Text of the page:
Seeing and thinking about the city from a great height is clearly not the novelty it once was. Davide Deriu is an architectural historian at the University of Westminster in London, and he says the experience economy may be partly to blame.
“The adventure tourism business has been incorporated into architecture,” says Deriu, who’s working on a book about the connection between the urban environment and the experience of vertigo. He points to all the marketing material for skyscraper thrills as “daring” customers to challenge their limits and face their fears.
Instead of being associated with Hitchcock-fueled anxiety, experiencing the great heights of buildings is now associated with accomplishment and bravery. “It’s become something desirable. It’s been turned and marketed as a thrill,” Deriu says.
The business side of building thrill-based features is hard to argue against. Deriu says many observation deck spaces often see visitors stay an average of only 20 minutes. “When you look at the actual turnover, they’re cash machines,” he says.
He connects this all back to the 1994 opening of a glass-floored section of the observation deck in Toronto’s CN Tower. Just about 250 square feet, a small window on the floor created a new kind of urban view—straight down from more than 1,100 feet. Dozens of buildings around the world followed with their own glass-floor viewing areas, particularly in the mid-2000s. This access to a previously impossible view may have opened some type of architectural floodgate.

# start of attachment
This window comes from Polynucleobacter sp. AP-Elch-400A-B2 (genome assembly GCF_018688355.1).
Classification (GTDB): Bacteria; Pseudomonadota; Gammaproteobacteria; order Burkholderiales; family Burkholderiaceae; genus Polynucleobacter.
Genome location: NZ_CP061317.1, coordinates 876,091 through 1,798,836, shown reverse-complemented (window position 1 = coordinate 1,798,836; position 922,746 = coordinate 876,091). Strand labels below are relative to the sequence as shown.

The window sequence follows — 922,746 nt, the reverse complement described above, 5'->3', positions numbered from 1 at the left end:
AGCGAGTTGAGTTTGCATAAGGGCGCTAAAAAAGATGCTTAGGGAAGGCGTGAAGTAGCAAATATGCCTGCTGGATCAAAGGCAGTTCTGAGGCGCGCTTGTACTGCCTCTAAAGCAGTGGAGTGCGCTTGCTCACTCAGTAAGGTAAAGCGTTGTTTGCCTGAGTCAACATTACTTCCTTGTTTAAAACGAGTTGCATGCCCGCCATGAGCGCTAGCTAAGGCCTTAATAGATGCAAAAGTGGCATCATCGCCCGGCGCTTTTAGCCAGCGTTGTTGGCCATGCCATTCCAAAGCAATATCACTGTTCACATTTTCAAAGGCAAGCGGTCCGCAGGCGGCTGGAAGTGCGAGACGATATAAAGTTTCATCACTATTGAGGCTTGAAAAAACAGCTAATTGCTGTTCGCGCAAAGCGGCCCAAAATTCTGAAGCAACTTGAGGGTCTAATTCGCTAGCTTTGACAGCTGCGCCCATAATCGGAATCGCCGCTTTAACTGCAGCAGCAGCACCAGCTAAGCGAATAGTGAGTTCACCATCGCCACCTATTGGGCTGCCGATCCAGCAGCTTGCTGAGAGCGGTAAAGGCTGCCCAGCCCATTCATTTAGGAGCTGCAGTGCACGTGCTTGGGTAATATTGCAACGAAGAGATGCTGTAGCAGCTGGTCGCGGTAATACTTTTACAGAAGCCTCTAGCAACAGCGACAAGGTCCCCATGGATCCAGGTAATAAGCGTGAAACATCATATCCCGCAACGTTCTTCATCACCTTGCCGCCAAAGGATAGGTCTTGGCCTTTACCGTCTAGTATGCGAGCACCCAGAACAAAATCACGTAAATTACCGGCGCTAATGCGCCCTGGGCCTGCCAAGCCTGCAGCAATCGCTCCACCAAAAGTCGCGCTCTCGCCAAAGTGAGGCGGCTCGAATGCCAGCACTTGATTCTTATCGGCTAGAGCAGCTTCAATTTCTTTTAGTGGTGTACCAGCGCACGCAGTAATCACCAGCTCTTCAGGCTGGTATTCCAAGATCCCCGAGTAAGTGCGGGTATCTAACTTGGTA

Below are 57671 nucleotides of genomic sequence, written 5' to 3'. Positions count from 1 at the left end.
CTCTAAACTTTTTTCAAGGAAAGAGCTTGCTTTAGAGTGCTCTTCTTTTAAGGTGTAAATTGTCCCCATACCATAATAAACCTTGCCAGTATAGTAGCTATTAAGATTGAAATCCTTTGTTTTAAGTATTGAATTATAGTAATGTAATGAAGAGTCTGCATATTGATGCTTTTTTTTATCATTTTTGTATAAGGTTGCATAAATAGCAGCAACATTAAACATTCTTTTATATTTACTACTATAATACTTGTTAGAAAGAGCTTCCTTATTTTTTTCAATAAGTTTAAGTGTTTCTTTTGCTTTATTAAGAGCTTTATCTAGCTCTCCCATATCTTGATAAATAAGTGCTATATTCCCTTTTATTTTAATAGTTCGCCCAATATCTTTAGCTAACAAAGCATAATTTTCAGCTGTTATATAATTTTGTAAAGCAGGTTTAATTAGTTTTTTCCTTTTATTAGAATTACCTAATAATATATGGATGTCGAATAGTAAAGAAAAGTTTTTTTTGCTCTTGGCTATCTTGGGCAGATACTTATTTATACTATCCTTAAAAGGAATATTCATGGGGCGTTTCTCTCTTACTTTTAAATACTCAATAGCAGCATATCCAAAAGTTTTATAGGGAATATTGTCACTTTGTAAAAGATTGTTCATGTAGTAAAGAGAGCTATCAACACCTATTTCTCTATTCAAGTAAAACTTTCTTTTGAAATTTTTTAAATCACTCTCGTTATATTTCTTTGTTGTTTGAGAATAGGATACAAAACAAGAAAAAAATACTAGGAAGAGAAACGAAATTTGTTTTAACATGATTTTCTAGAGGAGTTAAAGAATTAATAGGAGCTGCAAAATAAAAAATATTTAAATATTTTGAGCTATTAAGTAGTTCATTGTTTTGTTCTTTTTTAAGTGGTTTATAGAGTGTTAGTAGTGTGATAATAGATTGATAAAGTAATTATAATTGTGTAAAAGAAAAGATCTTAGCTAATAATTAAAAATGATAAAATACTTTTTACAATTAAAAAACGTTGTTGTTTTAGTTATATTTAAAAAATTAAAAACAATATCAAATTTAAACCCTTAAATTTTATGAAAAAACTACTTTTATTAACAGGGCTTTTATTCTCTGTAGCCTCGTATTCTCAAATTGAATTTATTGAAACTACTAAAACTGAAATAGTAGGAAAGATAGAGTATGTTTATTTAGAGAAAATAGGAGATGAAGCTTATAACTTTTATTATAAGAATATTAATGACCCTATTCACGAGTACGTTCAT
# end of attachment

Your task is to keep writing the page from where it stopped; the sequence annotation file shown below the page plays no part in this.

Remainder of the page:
Such elements are increasingly common, even in residential buildings. There are infinity pools that give the impression of swimming toward the end of the world, and glass-barriered condo balconies that seem to invite residents to walk straight out of their living rooms into the void.
“Maybe the point is to enjoy the ability of not falling, but you have to confront the idea that the fall is possible,” Deriu says, noting that the psychological impact of experiencing a skyscraper thrill is ripe for additional study.
“Until there was the very first glass floor on top of the CN Tower in Toronto, I don’t think anybody was screaming for that. Nobody desperately wanted a glass floor,” Deriu says. “Now it’s almost ubiquitous.”
New towers rising all around the world are creating more spaces for observation decks, and more opportunities to thrill. In Bangkok, the glass-floored observation deck of the MahaNakhon Tower sits 1,030 feet above the ground. In Dubai, the Sky Views Dubai tower features a glass slide attached to the outside of the building, starting more than 700 feet up. In Shanghai, the Jin Mao Tower features a rail-less exterior walkway around its 88th floor. Skyscraper thrills abound, and more are likely to develop.
In New York, Horkin of Hudson Yards Experiences says a thrill experience like City Climb may be one of many coming to the city, though they’ll likely take a different shape. “New York can support a lot of things. Could it support another walk to the top of a building? Probably not,” he says. “Could it support some other thrill-type things? Probably.”
Höfer of Base Flying in Berlin surmises that people are innately intrigued by heights and the chance of falling, so being able to access experiences that give the sense of falling without actually falling will always appeal.
“We are made to walk on the ground, and swim a little. But falling down is not our thing. We’d break some bones, or die,” he says. “That’s why it’s still scary, and that will never change.”